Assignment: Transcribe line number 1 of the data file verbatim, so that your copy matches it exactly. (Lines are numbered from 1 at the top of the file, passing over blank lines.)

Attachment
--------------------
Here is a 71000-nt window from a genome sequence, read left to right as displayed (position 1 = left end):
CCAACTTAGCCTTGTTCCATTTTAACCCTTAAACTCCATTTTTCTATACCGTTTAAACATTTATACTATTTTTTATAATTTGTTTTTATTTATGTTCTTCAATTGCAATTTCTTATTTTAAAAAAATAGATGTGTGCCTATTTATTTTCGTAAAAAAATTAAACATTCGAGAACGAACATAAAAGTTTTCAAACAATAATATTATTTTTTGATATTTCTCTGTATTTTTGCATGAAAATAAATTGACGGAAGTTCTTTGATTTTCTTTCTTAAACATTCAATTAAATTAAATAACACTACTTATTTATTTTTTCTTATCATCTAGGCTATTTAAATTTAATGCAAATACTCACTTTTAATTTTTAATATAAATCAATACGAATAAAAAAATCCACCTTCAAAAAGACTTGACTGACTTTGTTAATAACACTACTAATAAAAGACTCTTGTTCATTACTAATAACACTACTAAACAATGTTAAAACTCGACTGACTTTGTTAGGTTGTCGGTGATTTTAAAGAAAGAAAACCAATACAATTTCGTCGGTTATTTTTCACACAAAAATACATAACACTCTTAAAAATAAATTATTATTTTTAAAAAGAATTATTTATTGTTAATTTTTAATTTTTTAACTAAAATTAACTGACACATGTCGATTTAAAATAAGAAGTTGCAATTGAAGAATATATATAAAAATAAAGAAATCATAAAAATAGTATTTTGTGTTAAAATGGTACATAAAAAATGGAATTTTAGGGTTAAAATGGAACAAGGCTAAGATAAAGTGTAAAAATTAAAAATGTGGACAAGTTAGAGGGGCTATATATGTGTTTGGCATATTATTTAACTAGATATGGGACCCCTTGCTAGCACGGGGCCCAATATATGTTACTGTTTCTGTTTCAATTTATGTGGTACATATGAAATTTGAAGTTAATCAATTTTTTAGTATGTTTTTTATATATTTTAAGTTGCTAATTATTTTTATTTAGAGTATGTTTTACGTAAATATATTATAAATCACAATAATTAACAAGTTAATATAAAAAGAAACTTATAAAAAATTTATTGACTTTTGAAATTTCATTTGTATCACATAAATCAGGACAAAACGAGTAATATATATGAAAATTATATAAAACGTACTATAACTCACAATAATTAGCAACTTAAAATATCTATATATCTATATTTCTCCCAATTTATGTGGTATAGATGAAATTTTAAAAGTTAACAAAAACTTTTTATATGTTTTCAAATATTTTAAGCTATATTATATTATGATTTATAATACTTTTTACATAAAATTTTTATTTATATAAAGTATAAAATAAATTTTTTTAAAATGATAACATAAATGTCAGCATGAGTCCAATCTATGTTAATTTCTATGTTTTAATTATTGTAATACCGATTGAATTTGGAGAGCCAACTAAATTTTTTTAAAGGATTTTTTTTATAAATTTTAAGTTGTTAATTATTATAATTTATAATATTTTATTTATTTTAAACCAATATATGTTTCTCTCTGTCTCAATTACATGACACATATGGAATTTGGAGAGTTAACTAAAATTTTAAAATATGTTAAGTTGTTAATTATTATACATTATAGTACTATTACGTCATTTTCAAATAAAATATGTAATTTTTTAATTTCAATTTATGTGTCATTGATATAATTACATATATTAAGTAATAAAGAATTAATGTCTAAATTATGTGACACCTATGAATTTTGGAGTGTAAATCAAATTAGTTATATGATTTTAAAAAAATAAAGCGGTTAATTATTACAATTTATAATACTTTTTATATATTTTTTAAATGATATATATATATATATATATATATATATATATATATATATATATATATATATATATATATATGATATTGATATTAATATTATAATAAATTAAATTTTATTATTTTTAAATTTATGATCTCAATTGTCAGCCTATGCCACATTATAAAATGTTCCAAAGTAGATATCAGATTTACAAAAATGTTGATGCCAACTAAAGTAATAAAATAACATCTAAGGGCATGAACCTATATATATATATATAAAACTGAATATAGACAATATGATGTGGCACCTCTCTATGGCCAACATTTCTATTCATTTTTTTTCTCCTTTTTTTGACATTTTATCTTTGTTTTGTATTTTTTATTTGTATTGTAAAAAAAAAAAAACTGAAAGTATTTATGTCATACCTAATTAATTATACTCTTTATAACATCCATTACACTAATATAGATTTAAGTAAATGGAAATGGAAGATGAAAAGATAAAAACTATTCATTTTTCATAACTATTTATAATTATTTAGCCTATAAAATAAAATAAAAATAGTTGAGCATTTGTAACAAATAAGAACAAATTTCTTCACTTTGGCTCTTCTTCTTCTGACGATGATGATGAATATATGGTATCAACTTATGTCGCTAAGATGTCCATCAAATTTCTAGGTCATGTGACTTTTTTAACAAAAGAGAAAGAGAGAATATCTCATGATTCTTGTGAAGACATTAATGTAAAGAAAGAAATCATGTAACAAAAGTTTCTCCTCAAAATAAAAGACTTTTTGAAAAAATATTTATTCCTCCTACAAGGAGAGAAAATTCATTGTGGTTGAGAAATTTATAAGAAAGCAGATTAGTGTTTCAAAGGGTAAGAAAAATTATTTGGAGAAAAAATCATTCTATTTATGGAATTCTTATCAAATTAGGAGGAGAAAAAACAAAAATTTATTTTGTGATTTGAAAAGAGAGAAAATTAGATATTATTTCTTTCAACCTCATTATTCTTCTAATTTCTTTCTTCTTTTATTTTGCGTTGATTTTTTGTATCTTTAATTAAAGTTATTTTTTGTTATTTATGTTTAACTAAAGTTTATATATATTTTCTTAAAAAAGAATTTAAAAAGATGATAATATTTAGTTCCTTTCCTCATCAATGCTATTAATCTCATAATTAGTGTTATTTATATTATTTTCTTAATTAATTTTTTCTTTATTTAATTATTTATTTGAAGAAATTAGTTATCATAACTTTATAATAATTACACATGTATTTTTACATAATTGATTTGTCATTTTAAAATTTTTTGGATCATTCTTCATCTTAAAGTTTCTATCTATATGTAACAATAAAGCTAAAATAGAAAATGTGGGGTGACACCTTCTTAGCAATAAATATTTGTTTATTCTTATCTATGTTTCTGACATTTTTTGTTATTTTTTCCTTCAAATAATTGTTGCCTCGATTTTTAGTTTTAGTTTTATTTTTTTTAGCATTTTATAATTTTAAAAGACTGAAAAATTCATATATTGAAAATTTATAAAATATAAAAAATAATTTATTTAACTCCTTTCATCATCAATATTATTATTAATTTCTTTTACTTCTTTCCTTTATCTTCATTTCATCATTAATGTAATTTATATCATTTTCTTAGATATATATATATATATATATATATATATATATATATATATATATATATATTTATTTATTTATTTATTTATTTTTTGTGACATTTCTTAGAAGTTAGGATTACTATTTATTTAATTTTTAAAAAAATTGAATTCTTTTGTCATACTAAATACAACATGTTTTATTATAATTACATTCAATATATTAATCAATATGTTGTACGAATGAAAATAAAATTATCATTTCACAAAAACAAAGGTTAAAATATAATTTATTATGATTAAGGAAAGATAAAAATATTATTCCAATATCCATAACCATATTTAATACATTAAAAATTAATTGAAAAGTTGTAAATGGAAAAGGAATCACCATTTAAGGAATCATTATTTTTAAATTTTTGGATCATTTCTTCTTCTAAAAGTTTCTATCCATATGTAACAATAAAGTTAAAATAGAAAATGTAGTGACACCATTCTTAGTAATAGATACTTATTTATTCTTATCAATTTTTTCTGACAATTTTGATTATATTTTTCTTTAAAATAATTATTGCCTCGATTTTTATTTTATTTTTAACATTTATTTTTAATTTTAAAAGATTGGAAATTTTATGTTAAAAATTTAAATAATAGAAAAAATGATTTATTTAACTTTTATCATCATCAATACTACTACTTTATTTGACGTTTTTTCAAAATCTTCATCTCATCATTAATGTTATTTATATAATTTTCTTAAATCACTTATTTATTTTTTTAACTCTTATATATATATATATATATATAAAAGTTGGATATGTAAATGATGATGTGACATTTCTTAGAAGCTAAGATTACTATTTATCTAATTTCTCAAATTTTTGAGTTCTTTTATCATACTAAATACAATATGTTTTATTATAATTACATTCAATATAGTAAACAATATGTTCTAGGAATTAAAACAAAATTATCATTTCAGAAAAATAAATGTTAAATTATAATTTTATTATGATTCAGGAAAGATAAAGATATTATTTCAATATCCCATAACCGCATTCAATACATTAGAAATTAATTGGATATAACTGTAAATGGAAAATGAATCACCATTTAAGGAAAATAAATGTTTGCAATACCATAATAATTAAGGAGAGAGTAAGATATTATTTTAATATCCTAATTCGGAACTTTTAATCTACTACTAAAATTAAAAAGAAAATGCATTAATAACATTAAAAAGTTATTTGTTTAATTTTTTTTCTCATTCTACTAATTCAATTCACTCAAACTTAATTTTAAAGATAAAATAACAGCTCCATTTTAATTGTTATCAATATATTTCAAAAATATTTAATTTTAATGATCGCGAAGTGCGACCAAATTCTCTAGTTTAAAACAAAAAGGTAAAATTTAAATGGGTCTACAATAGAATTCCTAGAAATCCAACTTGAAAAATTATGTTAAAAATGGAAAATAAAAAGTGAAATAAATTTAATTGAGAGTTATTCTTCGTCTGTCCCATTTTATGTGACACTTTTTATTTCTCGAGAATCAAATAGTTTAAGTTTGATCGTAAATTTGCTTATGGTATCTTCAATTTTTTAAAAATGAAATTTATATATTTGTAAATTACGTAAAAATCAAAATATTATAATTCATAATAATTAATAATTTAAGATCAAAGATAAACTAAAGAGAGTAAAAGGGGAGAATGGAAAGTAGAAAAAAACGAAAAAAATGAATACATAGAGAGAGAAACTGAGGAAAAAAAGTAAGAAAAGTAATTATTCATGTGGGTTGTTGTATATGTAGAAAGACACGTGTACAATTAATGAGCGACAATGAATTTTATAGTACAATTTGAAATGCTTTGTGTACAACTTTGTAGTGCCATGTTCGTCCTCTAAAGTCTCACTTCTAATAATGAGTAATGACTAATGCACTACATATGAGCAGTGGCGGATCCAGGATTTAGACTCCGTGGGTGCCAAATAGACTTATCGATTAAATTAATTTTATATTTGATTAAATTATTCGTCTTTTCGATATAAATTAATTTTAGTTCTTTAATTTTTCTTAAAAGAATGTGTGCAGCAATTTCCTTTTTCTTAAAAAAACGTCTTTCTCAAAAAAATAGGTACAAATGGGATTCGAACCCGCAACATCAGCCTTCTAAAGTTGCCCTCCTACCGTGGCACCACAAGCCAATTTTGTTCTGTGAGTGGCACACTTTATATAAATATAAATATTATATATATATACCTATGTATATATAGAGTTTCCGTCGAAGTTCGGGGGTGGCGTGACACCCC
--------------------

Here is a 71000-nt window from a genome sequence, read left to right as displayed (position 1 = left end):